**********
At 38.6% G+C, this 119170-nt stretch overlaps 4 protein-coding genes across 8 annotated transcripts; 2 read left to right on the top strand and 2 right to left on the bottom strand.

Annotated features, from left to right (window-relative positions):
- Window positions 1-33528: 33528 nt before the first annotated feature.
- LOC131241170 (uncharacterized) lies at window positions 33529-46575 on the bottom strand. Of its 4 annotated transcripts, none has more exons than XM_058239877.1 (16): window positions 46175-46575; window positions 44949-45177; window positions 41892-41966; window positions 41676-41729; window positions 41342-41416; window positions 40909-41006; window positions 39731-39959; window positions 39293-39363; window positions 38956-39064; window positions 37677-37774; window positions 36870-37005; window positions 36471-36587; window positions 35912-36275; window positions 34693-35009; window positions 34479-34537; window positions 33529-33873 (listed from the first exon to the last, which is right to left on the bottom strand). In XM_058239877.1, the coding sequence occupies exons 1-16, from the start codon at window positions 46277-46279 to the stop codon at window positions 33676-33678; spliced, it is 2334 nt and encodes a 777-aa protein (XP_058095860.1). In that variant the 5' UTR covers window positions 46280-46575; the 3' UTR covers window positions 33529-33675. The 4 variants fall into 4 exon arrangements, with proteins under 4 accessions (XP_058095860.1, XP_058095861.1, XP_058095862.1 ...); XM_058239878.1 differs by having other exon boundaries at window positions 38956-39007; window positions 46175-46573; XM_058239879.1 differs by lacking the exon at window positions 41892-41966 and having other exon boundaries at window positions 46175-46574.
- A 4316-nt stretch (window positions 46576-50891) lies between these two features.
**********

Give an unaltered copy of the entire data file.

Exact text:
At 38.6% G+C, this 119170-nt stretch overlaps 4 protein-coding genes across 8 annotated transcripts; 2 read left to right on the top strand and 2 right to left on the bottom strand.

Annotated features, from left to right (window-relative positions):
- Window positions 1-33528: 33528 nt before the first annotated feature.
- LOC131241170 (uncharacterized) lies at window positions 33529-46575 on the bottom strand. Of its 4 annotated transcripts, none has more exons than XM_058239877.1 (16): window positions 46175-46575; window positions 44949-45177; window positions 41892-41966; window positions 41676-41729; window positions 41342-41416; window positions 40909-41006; window positions 39731-39959; window positions 39293-39363; window positions 38956-39064; window positions 37677-37774; window positions 36870-37005; window positions 36471-36587; window positions 35912-36275; window positions 34693-35009; window positions 34479-34537; window positions 33529-33873 (listed from the first exon to the last, which is right to left on the bottom strand). In XM_058239877.1, the coding sequence occupies exons 1-16, from the start codon at window positions 46277-46279 to the stop codon at window positions 33676-33678; spliced, it is 2334 nt and encodes a 777-aa protein (XP_058095860.1). In that variant the 5' UTR covers window positions 46280-46575; the 3' UTR covers window positions 33529-33675. The 4 variants fall into 4 exon arrangements, with proteins under 4 accessions (XP_058095860.1, XP_058095861.1, XP_058095862.1 ...); XM_058239878.1 differs by having other exon boundaries at window positions 38956-39007; window positions 46175-46573; XM_058239879.1 differs by lacking the exon at window positions 41892-41966 and having other exon boundaries at window positions 46175-46574.
- A 4316-nt stretch (window positions 46576-50891) lies between these two features.